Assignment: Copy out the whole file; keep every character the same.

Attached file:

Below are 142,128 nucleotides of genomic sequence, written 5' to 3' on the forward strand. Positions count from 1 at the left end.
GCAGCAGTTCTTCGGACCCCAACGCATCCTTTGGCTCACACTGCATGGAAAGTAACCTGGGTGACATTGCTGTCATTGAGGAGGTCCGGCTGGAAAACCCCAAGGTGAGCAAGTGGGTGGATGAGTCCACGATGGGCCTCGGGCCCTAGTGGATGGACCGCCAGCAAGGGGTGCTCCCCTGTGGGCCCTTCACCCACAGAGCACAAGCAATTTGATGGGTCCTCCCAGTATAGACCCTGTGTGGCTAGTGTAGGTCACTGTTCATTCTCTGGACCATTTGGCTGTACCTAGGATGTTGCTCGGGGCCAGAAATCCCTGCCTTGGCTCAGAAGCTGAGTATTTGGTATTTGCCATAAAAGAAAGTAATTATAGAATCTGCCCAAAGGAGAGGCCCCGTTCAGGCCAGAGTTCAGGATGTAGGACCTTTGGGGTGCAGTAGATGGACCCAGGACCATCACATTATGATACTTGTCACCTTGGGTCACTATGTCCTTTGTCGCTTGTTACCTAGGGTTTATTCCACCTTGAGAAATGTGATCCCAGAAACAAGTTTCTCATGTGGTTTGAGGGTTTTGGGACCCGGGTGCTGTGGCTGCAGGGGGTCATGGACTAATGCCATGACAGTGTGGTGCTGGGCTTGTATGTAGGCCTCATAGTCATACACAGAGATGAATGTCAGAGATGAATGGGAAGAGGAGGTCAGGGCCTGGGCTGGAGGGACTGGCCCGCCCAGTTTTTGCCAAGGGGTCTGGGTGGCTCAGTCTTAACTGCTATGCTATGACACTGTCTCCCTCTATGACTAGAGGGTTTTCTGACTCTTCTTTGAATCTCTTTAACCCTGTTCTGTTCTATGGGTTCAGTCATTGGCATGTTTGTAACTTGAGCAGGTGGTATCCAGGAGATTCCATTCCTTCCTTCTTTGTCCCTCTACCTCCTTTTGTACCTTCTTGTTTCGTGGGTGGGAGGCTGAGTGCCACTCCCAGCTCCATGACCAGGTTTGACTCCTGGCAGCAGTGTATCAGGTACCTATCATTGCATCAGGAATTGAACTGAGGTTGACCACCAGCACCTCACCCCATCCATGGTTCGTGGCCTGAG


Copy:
Below are 142,128 nucleotides of genomic sequence, written 5' to 3' on the forward strand. Positions count from 1 at the left end.
GCAGCAGTTCTTCGGACCCCAACGCATCCTTTGGCTCACACTGCATGGAAAGTAACCTGGGTGACATTGCTGTCATTGAGGAGGTCCGGCTGGAAAACCCCAAGGTGAGCAAGTGGGTGGATGAGTCCACGATGGGCCTCGGGCCCTAGTGGATGGACCGCCAGCAAGGGGTGCTCCCCTGTGGGCCCTTCACCCACAGAGCACAAGCAATTTGATGGGTCCTCCCAGTATAGACCCTGTGTGGCTAGTGTAGGTCACTGTTCATTCTCTGGACCATTTGGCTGTACCTAGGATGTTGCTCGGGGCCAGAAATCCCTGCCTTGGCTCAGAAGCTGAGTATTTGGTATTTGCCATAAAAGAAAGTAATTATAGAATCTGCCCAAAGGAGAGGCCCCGTTCAGGCCAGAGTTCAGGATGTAGGACCTTTGGGGTGCAGTAGATGGACCCAGGACCATCACATTATGATACTTGTCACCTTGGGTCACTATGTCCTTTGTCGCTTGTTACCTAGGGTTTATTCCACCTTGAGAAATGTGATCCCAGAAACAAGTTTCTCATGTGGTTTGAGGGTTTTGGGACCCGGGTGCTGTGGCTGCAGGGGGTCATGGACTAATGCCATGACAGTGTGGTGCTGGGCTTGTATGTAGGCCTCATAGTCATACACAGAGATGAATGTCAGAGATGAATGGGAAGAGGAGGTCAGGGCCTGGGCTGGAGGGACTGGCCCGCCCAGTTTTTGCCAAGGGGTCTGGGTGGCTCAGTCTTAACTGCTATGCTATGACACTGTCTCCCTCTATGACTAGAGGGTTTTCTGACTCTTCTTTGAATCTCTTTAACCCTGTTCTGTTCTATGGGTTCAGTCATTGGCATGTTTGTAACTTGAGCAGGTGGTATCCAGGAGATTCCATTCCTTCCTTCTTTGTCCCTCTACCTCCTTTTGTACCTTCTTGTTTCGTGGGTGGGAGGCTGAGTGCCACTCCCAGCTCCATGACCAGGTTTGACTCCTGGCAGCAGTGTATCAGGTACCTATCATTGCATCAGGAATTGAACTGAGGTTGACCACCAGCACCTCACCCCATCCATGGTTCGTGGCCTGAG